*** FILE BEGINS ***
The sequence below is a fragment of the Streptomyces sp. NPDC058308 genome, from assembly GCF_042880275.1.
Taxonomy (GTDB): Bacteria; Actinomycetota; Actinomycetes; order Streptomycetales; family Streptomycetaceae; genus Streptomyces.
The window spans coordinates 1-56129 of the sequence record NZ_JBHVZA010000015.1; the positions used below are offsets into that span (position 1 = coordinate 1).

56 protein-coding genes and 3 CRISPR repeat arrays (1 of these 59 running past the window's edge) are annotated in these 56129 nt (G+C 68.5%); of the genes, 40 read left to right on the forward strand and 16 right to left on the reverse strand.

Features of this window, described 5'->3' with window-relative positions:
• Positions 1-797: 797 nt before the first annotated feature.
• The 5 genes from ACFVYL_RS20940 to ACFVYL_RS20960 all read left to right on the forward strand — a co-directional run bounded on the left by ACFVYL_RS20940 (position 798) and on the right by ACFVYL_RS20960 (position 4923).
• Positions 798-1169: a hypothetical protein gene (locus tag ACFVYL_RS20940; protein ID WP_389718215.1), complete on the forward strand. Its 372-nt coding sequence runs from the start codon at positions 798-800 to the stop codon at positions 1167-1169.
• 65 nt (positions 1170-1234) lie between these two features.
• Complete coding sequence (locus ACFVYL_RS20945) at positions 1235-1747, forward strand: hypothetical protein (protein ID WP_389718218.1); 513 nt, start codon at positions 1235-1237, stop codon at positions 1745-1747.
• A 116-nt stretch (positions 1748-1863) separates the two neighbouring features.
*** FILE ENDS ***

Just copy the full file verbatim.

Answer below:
The sequence below is a fragment of the Streptomyces sp. NPDC058308 genome, from assembly GCF_042880275.1.
Taxonomy (GTDB): Bacteria; Actinomycetota; Actinomycetes; order Streptomycetales; family Streptomycetaceae; genus Streptomyces.
The window spans coordinates 1-56129 of the sequence record NZ_JBHVZA010000015.1; the positions used below are offsets into that span (position 1 = coordinate 1).

56 protein-coding genes and 3 CRISPR repeat arrays (1 of these 59 running past the window's edge) are annotated in these 56129 nt (G+C 68.5%); of the genes, 40 read left to right on the forward strand and 16 right to left on the reverse strand.

Features of this window, described 5'->3' with window-relative positions:
• Positions 1-797: 797 nt before the first annotated feature.
• The 5 genes from ACFVYL_RS20940 to ACFVYL_RS20960 all read left to right on the forward strand — a co-directional run bounded on the left by ACFVYL_RS20940 (position 798) and on the right by ACFVYL_RS20960 (position 4923).
• Positions 798-1169: a hypothetical protein gene (locus tag ACFVYL_RS20940; protein ID WP_389718215.1), complete on the forward strand. Its 372-nt coding sequence runs from the start codon at positions 798-800 to the stop codon at positions 1167-1169.
• 65 nt (positions 1170-1234) lie between these two features.
• Complete coding sequence (locus ACFVYL_RS20945) at positions 1235-1747, forward strand: hypothetical protein (protein ID WP_389718218.1); 513 nt, start codon at positions 1235-1237, stop codon at positions 1745-1747.
• A 116-nt stretch (positions 1748-1863) separates the two neighbouring features.